Speaking with the public broadcaster ahead of his 70th birthday on Saturday, the King said he was asked by Prime Minister Stefan Löfven to write a letter to Saudi King Salman Abdul Aziz in an effort to ease the tensions between the two nations.
The row between the two countries began back in early spring 2015 when Sweden's Foreign Minister Margot Wallström told parliament that Saudi Arabia was a "dictatorship" that violated human rights. Sweden also announced that it would not be renewing a long-standing military cooperation deal between the two countries.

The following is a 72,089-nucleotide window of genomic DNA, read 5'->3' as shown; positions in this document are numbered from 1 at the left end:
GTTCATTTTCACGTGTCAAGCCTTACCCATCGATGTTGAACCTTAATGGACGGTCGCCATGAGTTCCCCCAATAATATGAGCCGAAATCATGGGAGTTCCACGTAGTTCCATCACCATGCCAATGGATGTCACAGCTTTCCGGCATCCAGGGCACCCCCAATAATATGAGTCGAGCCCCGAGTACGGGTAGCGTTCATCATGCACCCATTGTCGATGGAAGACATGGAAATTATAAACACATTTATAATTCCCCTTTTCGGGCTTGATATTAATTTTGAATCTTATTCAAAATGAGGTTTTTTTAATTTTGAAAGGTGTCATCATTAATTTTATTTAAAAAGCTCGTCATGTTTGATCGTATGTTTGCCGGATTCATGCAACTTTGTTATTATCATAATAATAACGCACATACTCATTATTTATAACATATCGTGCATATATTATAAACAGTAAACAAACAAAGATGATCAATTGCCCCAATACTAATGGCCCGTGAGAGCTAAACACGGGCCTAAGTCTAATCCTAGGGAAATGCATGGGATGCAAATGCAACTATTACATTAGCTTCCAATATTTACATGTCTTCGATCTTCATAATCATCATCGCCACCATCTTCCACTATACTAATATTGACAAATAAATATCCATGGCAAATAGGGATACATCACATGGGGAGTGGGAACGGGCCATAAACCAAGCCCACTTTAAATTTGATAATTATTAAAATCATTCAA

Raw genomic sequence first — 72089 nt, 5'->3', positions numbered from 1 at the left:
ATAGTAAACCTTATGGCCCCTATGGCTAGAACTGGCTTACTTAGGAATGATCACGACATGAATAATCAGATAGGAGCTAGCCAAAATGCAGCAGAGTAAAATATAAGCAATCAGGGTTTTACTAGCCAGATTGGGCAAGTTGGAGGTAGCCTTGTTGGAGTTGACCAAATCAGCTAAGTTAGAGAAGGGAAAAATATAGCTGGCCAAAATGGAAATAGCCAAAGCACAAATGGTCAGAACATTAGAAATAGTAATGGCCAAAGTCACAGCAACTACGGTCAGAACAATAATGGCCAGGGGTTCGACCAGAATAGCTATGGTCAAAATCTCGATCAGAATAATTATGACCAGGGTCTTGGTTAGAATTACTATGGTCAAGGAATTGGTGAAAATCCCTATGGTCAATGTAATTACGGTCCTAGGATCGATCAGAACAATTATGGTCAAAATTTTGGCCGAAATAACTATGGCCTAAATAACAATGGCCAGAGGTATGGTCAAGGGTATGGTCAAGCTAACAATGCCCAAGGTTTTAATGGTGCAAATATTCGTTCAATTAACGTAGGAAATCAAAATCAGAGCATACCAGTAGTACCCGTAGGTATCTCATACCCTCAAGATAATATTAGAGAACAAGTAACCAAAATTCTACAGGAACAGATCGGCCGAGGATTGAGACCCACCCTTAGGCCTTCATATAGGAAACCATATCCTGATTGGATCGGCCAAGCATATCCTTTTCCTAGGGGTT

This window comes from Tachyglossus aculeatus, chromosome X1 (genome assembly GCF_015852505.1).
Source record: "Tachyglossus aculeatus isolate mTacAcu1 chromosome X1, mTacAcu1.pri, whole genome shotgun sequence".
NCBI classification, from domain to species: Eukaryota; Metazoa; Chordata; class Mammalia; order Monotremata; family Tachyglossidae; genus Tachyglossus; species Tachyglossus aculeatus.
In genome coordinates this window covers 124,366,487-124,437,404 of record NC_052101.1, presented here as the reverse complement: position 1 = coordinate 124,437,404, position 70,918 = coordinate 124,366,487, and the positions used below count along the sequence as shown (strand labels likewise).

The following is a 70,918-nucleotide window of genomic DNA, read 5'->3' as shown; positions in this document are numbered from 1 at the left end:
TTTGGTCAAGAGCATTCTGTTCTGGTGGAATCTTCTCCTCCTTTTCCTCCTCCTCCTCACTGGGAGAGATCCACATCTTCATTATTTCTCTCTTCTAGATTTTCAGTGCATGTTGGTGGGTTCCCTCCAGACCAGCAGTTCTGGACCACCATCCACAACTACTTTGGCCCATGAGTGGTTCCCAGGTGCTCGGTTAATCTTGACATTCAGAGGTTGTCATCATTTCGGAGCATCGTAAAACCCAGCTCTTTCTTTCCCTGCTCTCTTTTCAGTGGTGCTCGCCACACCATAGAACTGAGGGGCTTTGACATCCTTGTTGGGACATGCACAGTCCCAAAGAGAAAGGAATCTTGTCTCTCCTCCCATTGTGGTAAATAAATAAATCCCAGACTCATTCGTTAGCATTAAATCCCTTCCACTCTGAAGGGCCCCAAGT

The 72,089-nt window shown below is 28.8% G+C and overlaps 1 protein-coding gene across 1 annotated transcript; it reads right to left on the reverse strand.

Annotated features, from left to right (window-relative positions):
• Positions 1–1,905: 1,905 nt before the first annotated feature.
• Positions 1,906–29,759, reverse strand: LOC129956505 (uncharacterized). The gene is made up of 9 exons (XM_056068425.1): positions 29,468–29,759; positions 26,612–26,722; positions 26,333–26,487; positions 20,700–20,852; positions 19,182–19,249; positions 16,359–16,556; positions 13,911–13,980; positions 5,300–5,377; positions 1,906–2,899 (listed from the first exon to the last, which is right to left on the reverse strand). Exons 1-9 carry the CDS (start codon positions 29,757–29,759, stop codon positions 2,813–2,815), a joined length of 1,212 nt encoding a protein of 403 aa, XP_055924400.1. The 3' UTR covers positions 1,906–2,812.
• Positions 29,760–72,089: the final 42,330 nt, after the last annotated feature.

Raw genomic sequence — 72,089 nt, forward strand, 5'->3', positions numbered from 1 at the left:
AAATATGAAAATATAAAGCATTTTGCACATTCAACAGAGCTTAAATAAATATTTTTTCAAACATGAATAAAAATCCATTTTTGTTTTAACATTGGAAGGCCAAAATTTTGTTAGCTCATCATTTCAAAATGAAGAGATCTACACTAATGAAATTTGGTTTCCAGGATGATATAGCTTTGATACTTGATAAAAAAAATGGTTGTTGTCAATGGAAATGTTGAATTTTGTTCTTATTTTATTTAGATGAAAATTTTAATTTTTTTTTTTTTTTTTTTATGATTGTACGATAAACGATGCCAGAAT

Saudi Arabia later recalled its ambassador and froze Swedish business visas to the country.
Although the exact wording of the letter is unknown, the King said it helped thaw out the frosty relations. He told Swedish Radio it was his duty to help out when asked.
"There is a close cooperation with the current government. It is obvious that we work together on foreign policy issues. So, it was just fun," he said.
In Sweden, the monarchy has no formal political powers and the King’s role is that of a ceremonial and representative nature.